You can get un-stained boxes from stores like AC Moore or Michaels.  I LOVE these, because they are durable, and look really pretty.  If you get one of these (5-10 dollars a piece) and stain them yourself, you can get a lovely effect without breaking the bank.

If you are a GM, and are going to hide these chests in game, remember to not only stain the outside, but to get the bottom of the box, and the entirety of the inside.  You may want to also put a water-proof lacquer finish, so that your chests will hold up to the elements.

Cardboard Boxes

If you don’t have the money to spend, or if you are a GM, and are concerned about weather destroying your props (or players not returning your props), then you can use shoe boxes.

Or, really, any boxes.  Cardboard boxes from clothes, electronics, or really anything that comes in a box can be incredibly useful as treasure chests.  Especially the shoe boxes with the hinged lids.

In this case, simply take the shoe-box and some textured spray paint from Home Depot, Lowes, Walmart, or any craft store.  Coat the entire outside of the box, and then the inside, in a layer of appropriately colored spray-paint.  Then you can take silver or gold paint and daub on dots where rivets might be, or paint the corners of the box in a metallic shade to make it appear as though there are metal edges.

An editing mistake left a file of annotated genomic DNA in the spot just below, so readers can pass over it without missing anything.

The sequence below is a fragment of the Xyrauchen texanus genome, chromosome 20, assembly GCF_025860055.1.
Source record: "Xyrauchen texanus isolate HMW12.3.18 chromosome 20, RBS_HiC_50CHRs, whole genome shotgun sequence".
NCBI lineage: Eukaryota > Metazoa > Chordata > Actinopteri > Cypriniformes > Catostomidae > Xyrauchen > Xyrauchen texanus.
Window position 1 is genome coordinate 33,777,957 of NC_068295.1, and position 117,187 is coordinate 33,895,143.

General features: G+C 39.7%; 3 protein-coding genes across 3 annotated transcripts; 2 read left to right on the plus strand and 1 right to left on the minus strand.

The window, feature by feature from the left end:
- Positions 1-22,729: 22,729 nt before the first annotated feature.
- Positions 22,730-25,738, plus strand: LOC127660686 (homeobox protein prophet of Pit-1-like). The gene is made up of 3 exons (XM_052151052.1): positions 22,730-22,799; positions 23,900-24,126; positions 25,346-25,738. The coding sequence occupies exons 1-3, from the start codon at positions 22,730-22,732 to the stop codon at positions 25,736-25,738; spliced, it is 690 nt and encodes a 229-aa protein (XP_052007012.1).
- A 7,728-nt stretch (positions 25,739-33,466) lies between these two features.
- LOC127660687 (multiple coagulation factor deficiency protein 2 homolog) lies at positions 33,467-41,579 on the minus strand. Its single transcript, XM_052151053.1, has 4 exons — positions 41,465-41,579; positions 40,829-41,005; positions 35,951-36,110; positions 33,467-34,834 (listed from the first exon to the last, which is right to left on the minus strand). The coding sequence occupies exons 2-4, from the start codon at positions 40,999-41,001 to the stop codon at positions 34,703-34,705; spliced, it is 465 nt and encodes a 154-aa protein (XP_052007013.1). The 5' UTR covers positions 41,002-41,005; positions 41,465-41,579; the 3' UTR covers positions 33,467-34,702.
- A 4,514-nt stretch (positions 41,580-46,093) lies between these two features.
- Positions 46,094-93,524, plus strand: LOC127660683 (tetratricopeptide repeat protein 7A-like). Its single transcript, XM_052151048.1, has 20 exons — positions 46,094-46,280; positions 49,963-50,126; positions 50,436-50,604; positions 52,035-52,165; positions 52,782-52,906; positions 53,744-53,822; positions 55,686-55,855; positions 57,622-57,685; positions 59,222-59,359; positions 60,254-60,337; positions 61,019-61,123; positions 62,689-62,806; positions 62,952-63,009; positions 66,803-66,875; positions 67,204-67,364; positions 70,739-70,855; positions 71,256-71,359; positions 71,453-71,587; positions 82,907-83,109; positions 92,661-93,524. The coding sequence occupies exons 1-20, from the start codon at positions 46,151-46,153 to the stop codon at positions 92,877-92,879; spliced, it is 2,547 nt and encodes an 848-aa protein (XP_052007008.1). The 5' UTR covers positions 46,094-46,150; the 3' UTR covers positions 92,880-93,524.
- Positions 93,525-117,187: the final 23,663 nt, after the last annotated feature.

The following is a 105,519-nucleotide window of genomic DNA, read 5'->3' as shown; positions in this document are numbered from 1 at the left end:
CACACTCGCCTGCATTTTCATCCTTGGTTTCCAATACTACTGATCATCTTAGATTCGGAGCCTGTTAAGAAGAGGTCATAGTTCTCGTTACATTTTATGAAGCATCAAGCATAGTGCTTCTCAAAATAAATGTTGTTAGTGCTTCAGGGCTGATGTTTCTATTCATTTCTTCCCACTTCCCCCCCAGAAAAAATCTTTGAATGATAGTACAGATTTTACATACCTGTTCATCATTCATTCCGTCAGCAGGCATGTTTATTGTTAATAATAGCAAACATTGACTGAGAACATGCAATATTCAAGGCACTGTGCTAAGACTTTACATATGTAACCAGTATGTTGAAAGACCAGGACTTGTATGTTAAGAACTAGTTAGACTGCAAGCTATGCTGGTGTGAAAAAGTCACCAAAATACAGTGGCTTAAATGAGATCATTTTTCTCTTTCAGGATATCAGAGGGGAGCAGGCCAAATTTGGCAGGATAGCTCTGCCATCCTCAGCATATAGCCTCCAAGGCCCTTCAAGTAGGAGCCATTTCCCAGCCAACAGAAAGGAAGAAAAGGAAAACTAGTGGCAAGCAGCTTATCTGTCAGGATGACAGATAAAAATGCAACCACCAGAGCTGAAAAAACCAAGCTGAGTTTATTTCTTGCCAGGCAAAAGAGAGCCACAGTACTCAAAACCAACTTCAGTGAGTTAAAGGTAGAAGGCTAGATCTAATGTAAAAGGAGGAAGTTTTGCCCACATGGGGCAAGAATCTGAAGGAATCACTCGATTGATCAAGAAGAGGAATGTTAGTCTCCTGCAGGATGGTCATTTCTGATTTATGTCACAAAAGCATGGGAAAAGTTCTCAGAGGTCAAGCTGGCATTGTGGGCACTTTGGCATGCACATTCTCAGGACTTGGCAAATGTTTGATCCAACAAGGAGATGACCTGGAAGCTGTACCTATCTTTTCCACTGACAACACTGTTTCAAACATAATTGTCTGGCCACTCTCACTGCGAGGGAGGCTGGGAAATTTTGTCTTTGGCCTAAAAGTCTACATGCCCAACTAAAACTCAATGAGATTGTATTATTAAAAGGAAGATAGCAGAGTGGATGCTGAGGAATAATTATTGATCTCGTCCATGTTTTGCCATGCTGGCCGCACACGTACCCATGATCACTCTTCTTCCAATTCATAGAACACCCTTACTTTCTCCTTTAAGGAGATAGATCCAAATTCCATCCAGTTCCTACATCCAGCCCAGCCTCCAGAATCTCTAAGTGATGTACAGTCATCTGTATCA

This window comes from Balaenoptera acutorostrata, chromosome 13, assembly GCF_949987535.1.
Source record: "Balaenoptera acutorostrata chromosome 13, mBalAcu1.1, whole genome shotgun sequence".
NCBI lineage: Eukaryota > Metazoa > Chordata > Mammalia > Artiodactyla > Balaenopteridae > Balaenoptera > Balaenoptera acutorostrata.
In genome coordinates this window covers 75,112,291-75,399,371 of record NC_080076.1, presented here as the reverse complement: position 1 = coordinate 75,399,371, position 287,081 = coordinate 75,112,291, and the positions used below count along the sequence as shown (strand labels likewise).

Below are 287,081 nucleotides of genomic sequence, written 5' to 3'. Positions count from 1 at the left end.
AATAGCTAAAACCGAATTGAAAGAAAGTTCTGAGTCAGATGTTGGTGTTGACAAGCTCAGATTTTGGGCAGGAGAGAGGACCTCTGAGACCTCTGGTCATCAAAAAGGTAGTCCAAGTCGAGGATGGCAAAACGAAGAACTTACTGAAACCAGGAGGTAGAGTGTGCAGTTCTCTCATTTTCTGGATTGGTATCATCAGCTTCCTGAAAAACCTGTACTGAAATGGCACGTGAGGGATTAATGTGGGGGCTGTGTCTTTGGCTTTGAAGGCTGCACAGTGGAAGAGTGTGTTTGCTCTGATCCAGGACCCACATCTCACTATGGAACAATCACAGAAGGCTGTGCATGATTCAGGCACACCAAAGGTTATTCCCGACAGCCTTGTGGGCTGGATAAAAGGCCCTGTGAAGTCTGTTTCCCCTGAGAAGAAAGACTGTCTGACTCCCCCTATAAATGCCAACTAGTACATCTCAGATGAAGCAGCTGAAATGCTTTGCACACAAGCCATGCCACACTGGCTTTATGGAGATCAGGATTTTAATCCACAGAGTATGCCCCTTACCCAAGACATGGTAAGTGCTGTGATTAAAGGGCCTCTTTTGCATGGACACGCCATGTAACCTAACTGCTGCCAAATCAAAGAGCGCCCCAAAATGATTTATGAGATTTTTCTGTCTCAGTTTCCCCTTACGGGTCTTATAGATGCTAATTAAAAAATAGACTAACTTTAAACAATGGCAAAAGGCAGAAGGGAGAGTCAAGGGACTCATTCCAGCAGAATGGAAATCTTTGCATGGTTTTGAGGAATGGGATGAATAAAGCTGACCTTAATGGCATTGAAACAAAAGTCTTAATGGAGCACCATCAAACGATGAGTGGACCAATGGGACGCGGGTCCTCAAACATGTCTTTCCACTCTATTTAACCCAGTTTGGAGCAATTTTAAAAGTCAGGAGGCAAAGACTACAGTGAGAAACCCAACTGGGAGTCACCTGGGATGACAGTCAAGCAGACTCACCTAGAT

These will look in-game enough that they will add to your game world, and are cheap enough that a light rain will not set you back 50 bucks.

Cigar Boxes

I like cigar boxes, but I don’t smoke.  However, every now and again, players come to game with cigar boxes as treasure boxes, and they always look amazing.

With these, obviously you have logos to worry about.  Sometimes they are ornate enough that they can add to the game feel of the box.  If not, sand them off and re-stain the box.  You can also paint over them with acrylic paint, spray them down with textured spray paint, or, if you are really pressed for time, glue parchment paper or tin-foil over it.

If you want to get a few of these, check out your local cigar store, and see if they will let you take away some of their empty cigar boxes from their display cigars.  It never hurts to ask!

 

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There are plenty of ways to make little treasure boxes without having to spend a lot of money.  What other ways have you made treasure chests in your LARPing (or crafting) career?